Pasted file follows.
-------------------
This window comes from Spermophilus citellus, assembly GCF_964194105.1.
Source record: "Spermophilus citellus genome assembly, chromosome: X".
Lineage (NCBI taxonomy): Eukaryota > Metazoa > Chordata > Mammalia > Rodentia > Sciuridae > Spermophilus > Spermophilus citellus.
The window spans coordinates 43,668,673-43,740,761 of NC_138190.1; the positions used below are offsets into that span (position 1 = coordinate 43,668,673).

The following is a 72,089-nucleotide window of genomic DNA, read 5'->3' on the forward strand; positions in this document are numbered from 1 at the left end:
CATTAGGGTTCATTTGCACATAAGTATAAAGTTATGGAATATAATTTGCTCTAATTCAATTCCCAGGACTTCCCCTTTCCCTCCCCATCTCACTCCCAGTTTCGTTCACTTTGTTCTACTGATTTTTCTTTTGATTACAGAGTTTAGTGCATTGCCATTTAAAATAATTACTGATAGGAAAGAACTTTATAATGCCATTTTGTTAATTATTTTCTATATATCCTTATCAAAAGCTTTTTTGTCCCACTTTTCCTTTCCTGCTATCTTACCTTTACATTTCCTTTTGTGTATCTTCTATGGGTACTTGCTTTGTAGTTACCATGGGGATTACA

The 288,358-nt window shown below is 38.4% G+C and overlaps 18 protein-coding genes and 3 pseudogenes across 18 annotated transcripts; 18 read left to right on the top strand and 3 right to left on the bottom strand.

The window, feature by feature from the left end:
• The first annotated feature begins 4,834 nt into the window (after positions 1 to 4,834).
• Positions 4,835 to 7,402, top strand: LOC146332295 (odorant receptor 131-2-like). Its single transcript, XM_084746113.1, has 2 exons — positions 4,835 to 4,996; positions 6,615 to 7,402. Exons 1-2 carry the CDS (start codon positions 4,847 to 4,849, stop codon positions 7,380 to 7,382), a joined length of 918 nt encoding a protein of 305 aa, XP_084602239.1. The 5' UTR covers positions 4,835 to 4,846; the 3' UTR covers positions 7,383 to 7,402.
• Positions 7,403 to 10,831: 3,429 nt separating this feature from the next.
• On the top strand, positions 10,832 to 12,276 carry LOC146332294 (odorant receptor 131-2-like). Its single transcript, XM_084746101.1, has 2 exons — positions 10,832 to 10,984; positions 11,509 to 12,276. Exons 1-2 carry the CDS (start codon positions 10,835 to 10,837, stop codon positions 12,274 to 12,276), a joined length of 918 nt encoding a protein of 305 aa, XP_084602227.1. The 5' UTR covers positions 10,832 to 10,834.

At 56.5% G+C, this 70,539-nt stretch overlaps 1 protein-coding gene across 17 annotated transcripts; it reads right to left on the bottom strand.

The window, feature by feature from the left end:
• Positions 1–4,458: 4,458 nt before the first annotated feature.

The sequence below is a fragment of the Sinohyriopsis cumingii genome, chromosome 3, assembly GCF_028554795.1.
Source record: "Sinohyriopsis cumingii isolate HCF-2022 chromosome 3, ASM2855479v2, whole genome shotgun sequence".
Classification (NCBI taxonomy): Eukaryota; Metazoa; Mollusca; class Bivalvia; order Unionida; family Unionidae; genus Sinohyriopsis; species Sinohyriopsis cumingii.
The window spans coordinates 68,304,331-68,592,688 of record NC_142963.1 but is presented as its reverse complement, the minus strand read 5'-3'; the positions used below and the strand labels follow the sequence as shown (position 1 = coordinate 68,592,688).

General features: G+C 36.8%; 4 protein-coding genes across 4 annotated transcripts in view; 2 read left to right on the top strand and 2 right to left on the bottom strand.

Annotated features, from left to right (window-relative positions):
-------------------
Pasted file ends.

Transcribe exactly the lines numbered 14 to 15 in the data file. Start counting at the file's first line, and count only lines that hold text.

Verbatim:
The window, feature by feature from the left end:
• Positions 1–4,458: 4,458 nt before the first annotated feature.